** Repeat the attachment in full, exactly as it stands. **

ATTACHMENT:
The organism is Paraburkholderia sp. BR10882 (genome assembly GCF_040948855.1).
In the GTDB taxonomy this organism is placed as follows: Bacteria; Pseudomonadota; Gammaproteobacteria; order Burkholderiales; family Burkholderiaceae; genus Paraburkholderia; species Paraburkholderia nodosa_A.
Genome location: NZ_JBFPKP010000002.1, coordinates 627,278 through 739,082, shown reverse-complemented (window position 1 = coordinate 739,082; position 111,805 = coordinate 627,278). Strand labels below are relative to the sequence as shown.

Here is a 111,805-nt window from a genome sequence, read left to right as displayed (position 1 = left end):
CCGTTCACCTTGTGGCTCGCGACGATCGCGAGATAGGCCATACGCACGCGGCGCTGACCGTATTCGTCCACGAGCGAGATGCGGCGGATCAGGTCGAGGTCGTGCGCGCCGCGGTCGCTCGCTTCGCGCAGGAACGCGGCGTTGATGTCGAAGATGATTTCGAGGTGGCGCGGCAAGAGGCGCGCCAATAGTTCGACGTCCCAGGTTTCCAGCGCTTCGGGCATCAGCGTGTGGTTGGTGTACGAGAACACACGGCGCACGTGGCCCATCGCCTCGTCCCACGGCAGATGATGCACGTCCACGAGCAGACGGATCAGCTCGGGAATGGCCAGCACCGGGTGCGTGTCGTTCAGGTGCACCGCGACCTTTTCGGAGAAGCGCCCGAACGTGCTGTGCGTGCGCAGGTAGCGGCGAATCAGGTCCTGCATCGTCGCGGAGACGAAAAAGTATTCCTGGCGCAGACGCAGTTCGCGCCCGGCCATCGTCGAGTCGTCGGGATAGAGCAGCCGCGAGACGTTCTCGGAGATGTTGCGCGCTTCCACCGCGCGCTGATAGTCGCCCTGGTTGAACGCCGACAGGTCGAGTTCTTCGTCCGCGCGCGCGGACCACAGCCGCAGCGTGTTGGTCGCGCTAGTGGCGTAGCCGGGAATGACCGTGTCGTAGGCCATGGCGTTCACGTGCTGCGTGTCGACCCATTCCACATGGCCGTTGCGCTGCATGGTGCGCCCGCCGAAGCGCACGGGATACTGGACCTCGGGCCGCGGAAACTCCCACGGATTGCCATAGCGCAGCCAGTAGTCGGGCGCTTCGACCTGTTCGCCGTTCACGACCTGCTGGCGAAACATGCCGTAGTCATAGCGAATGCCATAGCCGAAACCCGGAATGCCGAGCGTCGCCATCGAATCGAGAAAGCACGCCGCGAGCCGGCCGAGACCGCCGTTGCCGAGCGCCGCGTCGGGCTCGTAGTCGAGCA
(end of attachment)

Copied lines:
The organism is Paraburkholderia sp. BR10882 (genome assembly GCF_040948855.1).
In the GTDB taxonomy this organism is placed as follows: Bacteria; Pseudomonadota; Gammaproteobacteria; order Burkholderiales; family Burkholderiaceae; genus Paraburkholderia; species Paraburkholderia nodosa_A.
Genome location: NZ_JBFPKP010000002.1, coordinates 627,278 through 739,082, shown reverse-complemented (window position 1 = coordinate 739,082; position 111,805 = coordinate 627,278). Strand labels below are relative to the sequence as shown.

Here is a 111,805-nt window from a genome sequence, read left to right as displayed (position 1 = left end):
CCGTTCACCTTGTGGCTCGCGACGATCGCGAGATAGGCCATACGCACGCGGCGCTGACCGTATTCGTCCACGAGCGAGATGCGGCGGATCAGGTCGAGGTCGTGCGCGCCGCGGTCGCTCGCTTCGCGCAGGAACGCGGCGTTGATGTCGAAGATGATTTCGAGGTGGCGCGGCAAGAGGCGCGCCAATAGTTCGACGTCCCAGGTTTCCAGCGCTTCGGGCATCAGCGTGTGGTTGGTGTACGAGAACACACGGCGCACGTGGCCCATCGCCTCGTCCCACGGCAGATGATGCACGTCCACGAGCAGACGGATCAGCTCGGGAATGGCCAGCACCGGGTGCGTGTCGTTCAGGTGCACCGCGACCTTTTCGGAGAAGCGCCCGAACGTGCTGTGCGTGCGCAGGTAGCGGCGAATCAGGTCCTGCATCGTCGCGGAGACGAAAAAGTATTCCTGGCGCAGACGCAGTTCGCGCCCGGCCATCGTCGAGTCGTCGGGATAGAGCAGCCGCGAGACGTTCTCGGAGATGTTGCGCGCTTCCACCGCGCGCTGATAGTCGCCCTGGTTGAACGCCGACAGGTCGAGTTCTTCGTCCGCGCGCGCGGACCACAGCCGCAGCGTGTTGGTCGCGCTAGTGGCGTAGCCGGGAATGACCGTGTCGTAGGCCATGGCGTTCACGTGCTGCGTGTCGACCCATTCCACATGGCCGTTGCGCTGCATGGTGCGCCCGCCGAAGCGCACGGGATACTGGACCTCGGGCCGCGGAAACTCCCACGGATTGCCATAGCGCAGCCAGTAGTCGGGCGCTTCGACCTGTTCGCCGTTCACGACCTGCTGGCGAAACATGCCGTAGTCATAGCGAATGCCATAGCCGAAACCCGGAATGCCGAGCGTCGCCATCGAATCGAGAAAGCACGCCGCGAGCCGGCCGAGACCGCCGTTGCCGAGCGCCGCGTCGGGCTCGTAGTCGAGCA